Last, the cost is 1/4th to 1/7th less than a comparable L7 solution. We were able to buy 2 NetEqualizer units and hook them to both our public core boxes for redundancy. The total price was astoundling less than any other solution we looked at, except one which didn’t meet our requirements. For the other solutions, the price you’re paying is to invest in their R&D efforts to classify L7 traffic accurately and manage it effectively. But our experience using the NetEqualizer for the last 2 months has been that it manages bandwidth just as well, if not better.

In our case, we have just less than 2000 residents, but we also have wireless clients on the Academic side that go through the same NetEqualizer (NE3000). Our second unit is strictly for failover. I’ve seen up to 4500 active users, which at night we give 150M of bandwidth. Even at peak (100%) utilization of the allotted bandwidth, the NetEqualizer gives great results.

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Daniel. K. Biodun
VPN / Support
Network Operation Center Dept (NOC)
Coollink Nigeria’s ICT powerhouse.

We use NetEqualizer to manage our growing broadband network across Nigeria. It definitely gave us a return on investment right away.

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To see what more customers are saying, click here.

APconnections’ NetEqualizer Reaches Three Million Users and Growing


LAFAYETTE, Colo., November 16, 2009 — APconnections, a leading supplier of plug-and-play bandwidth shaping products, today announced that over three million Internet users have been served by companies implementing its NetEqualizer technology.

The NetEqualizer is a plug-and-play bandwidth control and WAN/Internet optimization appliance that is flexible and scalable. When the network is congested, NetEqualizer’s unique “behavior shaping” technology gives priority to latency sensitive applications, such as VoIP and email. It does it all dynamically and automatically, improving on other bandwidth shaping technology out there. It controls network flow for the best WAN optimization.

Since being introduced in 2003, the NetEqualizer has been successfully installed in businesses, libraries, universities, ISPs, and office parks around the world. Administrators have found the technology to be extremely effective in networks both large and small.

“We switched to a NetEqualizer in 2006 after previously using a high-end solution and have been very pleased with the results ever since. It’s been exactly what we were looking for and has worked just as advertised,” said Derrick D’Gama, director of Information Services at Lewis University. “We provide Internet service to over 5,000 students and have now effectively minimized any bandwidth issues. To have such a low-maintenance product work so well has made my job that much easier.”

In order to match its proven track record, the NetEqualizer is constantly evolving to meet the developing demands of the technology industry. Over the past two months, NetEqualizer has released software capable of name-based shaping and shaping over VLAN. The NetEqualizer is also now able to serve as a CALEA probe, offering ISPs an affordable, yet effective, answer to recently introduced law enforcement regulations.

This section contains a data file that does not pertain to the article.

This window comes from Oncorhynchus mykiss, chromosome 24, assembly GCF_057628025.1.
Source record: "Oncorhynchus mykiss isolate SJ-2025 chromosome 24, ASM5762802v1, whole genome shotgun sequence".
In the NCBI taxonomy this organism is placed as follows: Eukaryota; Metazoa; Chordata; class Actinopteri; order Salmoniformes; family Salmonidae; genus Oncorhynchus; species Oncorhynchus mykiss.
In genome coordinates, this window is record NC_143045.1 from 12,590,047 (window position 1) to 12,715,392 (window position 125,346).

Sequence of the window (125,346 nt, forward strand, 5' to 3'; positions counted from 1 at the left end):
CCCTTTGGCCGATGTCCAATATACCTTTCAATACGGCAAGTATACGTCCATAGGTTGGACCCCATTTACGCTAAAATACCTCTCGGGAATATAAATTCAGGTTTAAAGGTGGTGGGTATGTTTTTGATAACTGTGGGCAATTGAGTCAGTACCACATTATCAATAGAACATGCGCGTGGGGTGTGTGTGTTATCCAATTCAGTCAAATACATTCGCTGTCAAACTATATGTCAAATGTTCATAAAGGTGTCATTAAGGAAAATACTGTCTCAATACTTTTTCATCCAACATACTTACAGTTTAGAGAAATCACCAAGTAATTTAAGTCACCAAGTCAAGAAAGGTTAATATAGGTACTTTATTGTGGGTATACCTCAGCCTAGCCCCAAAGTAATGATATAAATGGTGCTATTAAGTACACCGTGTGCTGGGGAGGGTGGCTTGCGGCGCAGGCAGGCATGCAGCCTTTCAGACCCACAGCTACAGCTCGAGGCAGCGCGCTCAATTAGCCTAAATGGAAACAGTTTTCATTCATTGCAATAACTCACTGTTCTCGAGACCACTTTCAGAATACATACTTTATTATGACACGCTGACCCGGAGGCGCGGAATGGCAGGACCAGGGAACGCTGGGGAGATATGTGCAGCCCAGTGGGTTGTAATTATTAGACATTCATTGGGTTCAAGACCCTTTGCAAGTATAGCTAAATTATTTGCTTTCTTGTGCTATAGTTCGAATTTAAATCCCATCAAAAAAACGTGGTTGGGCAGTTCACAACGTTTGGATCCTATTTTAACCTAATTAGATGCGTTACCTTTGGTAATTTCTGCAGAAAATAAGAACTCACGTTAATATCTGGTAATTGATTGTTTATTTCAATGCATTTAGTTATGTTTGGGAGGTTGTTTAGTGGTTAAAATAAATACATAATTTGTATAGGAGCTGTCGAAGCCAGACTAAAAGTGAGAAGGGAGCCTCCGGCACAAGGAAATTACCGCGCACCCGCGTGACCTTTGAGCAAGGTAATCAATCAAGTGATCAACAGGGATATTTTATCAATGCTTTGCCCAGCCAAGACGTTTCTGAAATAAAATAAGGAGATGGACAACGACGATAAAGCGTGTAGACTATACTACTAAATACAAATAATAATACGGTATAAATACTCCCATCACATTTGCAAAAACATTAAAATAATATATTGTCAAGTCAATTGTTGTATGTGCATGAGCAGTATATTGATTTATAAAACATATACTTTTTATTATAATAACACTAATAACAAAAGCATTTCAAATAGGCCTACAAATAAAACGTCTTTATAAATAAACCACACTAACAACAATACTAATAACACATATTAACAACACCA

To better demonstrate the NetEqualizer’s capabilities, APconnecitons is now offering a free online live demo of the technology at its Web site, http://www.netequalizer.com.

APconnections is a privately held company founded in 2003 and is based in Lafayette, Colorado.

How much money does a NetEqualizer Save an ISP or cable internet operator?


Just got this e-mail in unsolicited from a customer. We hear this all the time.

The context of the thread was that our customer had just gotten back from a convention and had told a couple of their peer companies (Canadian Cable Operators) about the NetEq and his improved margins.

Ya I’m sure they have to go home and pitch the deal to the management but
they are soooo wasting bandwidth.

6500 customers using 250M sustained

We on the other hand have 4000 using 60M sustained

Crazy!

What NetEqualizer Users Are Saying (Updated June 2009)


Editor’s Note: As NetEqualizer’s popularity has grown, more and more users have been sharing their experiences on message boards and listservs across the Internet. Just to give you an idea of what they’re saying, here a few of the reviews and discussion excerpts that have been posted online over the past several months…

Wade LeBeau — The Daily Journal Network Operations Manager

NetEqualizer is one of the most cost-effective management units on the market, and we found the unit easy to install—right out of the box. We made three setting changes to match our network using the web (browser) interface, connected the unit, and right away traffic shaping started, about 10minutes total setup time. The unit has two Ethernet ports…one port toward your user network, the other ports toward your broadband connection/server if applicable. A couple of simple clicks and you can see reporting live as it happens. In testing, we ran our unit for 30-days and saw our broadband reports stabilize and our users receiving the same slices of broadband access. With the NetEqualizer, there is no burden of extensive policies to manage….The NetEqualizer is a nice tool to add to any network of any size. Businesses can see how important the Internet is and how hungry users can be for information.

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DSL Reports, April 2009

The Netequalizer has resulted in dramatically improved service to our customers. Most of the time, our customers are seeing their full bandwidth. The only time they don’t see it now is when they’re downloading big files. And, when they don’t see full performance, its only for the brief period that the AP is approaching saturation. The available bandwidth is re-evaluated every 2 seconds, so the throttling periods are often brief.